Like business and technology leaders worldwide, chemicals Chief Information Security Officers (CISOs) are concerned about keeping their workforce healthy, while at the same time ensuring cyber operations are maintained to protect their information and operational technology (IT and OT). The mantra of “when, not if” attempts will be made to attack systems applies now more than ever.
With COVID-19 leading to disruption throughout the supply chain, many chemical organizations areimplementing a laser focus on cash and working capital and rapidly reviewing their capital spending for the year ahead. Despite the urgent need to maintain security, cyber projects are among those being delayed or cancelled. The operations side of the house is looking to go leaner, with plant turnarounds being reduced or delayed as more social distancing protocols are put in place, resulting in a potential increase in risk to safety and the security of OT landscape.
Finally, older populations are considered to be at a higher risk of complications from the virus. The potential impact of COVID-19 on chemical plant operations is heightened given the average decades-long experience of the plant workforce and the senior engineers with deep business knowledge.
As bad actors seek to take advantage of the situation during this period of reduced operational strength, we anticipate an increasing number of phishing attacks. In fact, the U.S. Federal Bureau of Investigation is warning of an increase in cyber attacks related to COVID-19, including fake CDC and phishing emails,1 and cyber experts in the UK noted that online attacks are increasing and evolving.2 Indeed, cyber adversaries are already taking advantage of the situation, and phishing emails related to COVID-19 are surging along with their malware payloads.3 Typically, the attack vector is through corporate IT, then down into the industrial zone once the bad actor has identified the account of an employee involved in both IT and OT.
Meanwhile, plant systems—including distributed control systems (DCS), supervisory control and data acquisition systems (SCADA) and programmable logic controllers (PLC)—rely on their proprietary vendors to provide support, traditionally on site or from suppliers’ offices. Now stay-at-home orders and social distancing measures are forcing supplier personnel to work remotely, adding even more “hops.” This has impacted a range of activities, from normal maintenance to dedicated projects and, importantly, system security and patching.
Every organization is at a different level in its maturity, operational response capabilities and functional security organization. That said, most organizations have invoked their business continuity plans (BCPs) given COVID-19 travel and social distancing restrictions, and they are operating on a skeleton crew in the office. This works for most “corporate” employees who can function remotely with a laptop and VPN access.
However, the risk is potentially increasing at the plant operations level as staffing levels are reduced and remote working is ramped up, pressuring the IT and OT teams that manage those operations. And as mentioned, critical service partners such as DCS, SCADA and PLC providers now also need to operate remotely. Where supply chain contracts already allowed remote access for these outside companies, access is now likely to be even more remote through the vendors’ VPN networks—one further step removed. Security infrastructure at suppliers will also be under additional load as remote workers won’t have traditional access to IT security tools and resources in the offices, elevating the risk of compromise.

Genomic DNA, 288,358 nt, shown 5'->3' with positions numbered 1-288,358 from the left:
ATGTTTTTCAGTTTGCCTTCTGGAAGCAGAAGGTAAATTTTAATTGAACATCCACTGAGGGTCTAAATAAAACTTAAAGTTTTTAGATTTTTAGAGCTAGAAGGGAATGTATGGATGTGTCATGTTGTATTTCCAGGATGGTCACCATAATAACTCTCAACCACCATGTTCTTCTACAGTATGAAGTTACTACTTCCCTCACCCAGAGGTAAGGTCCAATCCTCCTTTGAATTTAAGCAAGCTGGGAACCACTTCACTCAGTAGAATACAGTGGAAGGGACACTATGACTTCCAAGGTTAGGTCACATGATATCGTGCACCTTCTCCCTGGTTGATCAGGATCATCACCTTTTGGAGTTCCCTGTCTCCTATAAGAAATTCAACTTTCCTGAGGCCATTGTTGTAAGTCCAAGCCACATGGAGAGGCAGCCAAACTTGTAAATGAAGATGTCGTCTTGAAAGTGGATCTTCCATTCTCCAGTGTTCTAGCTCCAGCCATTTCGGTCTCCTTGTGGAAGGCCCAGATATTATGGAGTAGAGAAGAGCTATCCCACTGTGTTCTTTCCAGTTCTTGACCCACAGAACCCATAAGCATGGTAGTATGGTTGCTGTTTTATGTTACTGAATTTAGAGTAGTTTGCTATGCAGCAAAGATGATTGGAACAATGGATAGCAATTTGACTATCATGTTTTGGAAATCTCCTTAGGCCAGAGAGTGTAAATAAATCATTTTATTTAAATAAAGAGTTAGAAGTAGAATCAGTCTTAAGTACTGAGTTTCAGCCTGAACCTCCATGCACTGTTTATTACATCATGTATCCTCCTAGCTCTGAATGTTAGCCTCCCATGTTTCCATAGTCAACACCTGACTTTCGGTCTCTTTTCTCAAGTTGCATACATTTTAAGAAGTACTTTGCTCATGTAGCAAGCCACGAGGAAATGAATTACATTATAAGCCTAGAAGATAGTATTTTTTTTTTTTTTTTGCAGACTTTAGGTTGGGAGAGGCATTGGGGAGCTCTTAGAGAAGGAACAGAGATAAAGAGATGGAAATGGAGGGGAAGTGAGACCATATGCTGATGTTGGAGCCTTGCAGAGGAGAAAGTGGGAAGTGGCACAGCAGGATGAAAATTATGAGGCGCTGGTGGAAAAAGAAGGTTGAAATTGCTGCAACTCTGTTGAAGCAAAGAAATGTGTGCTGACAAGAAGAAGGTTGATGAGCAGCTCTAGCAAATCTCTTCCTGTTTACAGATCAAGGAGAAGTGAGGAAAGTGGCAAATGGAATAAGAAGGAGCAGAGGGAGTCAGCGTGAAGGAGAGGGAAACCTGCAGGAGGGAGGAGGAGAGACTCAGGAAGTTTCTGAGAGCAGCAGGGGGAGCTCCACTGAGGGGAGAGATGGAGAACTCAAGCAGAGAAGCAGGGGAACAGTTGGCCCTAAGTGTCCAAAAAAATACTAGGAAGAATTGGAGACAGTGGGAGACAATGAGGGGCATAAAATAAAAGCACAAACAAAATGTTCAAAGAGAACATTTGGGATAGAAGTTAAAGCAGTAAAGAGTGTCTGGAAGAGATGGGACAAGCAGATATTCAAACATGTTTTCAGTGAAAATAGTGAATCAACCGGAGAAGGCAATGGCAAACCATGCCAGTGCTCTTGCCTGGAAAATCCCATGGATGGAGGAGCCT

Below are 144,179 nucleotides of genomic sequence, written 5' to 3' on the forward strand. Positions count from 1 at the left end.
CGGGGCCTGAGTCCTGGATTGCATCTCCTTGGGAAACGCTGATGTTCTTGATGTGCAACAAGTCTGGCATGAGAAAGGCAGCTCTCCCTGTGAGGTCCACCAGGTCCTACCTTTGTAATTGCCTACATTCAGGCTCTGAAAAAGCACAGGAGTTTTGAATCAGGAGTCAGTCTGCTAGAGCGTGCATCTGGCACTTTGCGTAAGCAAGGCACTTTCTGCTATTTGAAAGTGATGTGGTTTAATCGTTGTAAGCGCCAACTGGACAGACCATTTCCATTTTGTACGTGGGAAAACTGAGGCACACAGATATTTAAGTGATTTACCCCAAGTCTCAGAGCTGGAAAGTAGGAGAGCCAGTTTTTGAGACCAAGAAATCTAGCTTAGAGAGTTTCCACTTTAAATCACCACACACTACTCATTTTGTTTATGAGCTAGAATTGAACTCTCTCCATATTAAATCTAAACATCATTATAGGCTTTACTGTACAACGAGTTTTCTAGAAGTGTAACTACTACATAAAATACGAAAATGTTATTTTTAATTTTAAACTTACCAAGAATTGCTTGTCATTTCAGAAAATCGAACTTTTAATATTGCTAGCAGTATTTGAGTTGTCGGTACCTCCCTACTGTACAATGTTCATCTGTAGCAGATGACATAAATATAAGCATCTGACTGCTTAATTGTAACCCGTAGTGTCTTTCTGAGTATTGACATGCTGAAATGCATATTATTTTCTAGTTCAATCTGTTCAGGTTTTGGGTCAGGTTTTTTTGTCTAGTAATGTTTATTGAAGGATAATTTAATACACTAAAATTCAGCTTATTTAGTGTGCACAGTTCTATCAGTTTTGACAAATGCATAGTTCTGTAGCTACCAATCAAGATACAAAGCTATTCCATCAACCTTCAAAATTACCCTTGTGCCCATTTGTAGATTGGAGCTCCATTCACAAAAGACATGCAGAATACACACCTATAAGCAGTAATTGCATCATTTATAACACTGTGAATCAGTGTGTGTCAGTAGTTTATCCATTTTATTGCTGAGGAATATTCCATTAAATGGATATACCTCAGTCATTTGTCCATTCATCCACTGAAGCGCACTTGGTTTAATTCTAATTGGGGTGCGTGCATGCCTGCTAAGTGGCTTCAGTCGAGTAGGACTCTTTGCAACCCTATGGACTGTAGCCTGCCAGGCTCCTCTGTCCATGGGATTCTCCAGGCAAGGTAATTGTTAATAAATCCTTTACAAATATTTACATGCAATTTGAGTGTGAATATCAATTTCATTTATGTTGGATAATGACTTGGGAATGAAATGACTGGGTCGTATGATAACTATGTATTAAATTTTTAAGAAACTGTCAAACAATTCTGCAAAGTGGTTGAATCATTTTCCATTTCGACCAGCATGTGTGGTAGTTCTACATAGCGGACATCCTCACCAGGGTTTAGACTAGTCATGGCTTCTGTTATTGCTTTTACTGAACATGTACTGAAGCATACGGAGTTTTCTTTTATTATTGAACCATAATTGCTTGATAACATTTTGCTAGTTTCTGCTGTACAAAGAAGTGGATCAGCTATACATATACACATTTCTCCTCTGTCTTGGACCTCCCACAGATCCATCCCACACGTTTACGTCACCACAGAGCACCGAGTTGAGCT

In order to accommodate the need for remote work, chemicals organizations are having to increase remote infrastructure usage. However, that means more “holes” in the firewalls in both corporate and OT systems that require monitoring by the cyber security team, and an increased risk that malware, if successfully deployed in an environment, could impact safety, production and operational integrity. Unfortunately, the economic realities of COVID-19 will no doubt continue to have effects on the operational delivery of cyber, as traditional security projects become subject to harsh budgetary reviews.
Meanwhile, from a health and safety perspective, plant operations will look to limit the exposure of workers, including by organizing shifts to keep the same, smaller teams of engineers together to limit widespread COVID-19 exposure, equally where possible they will leverage multiple control rooms (including the training rooms) to reduce exposure and load in the nerve center of plant operations. However, this presents a potential headache should the virus impact one of the teams. Should the virus continue to spread among the workforce, current BCP operations will need to be further adjusted, though in the short term this shift-matching process should provide tactical relief. However, economic pressures (both supply and demand) will necessitate a rethink of operations in the medium term, along with increased pressure for plant turnarounds and maintenance windows (which traditionally have up to three times more staff on the floor) that allow for security patching as well.
Given concerns around the more at-risk older employee demographic, some organizations are kicking off accelerated, extensive documentation of plant operations and critical knowledge from engineers and other key employees. The documentation effort is often in conjunction with a review of the operational safety processes, which focuses on capturing the alarm management logic for plant operations and the need for alarms to be in place.
By keeping these consideration in mind, along with ensuring regular cyber-readiness reviews, chemical organizations can help keep plants safe and secure while likely developing a number of new, effective ways of working that can be used again in the future.
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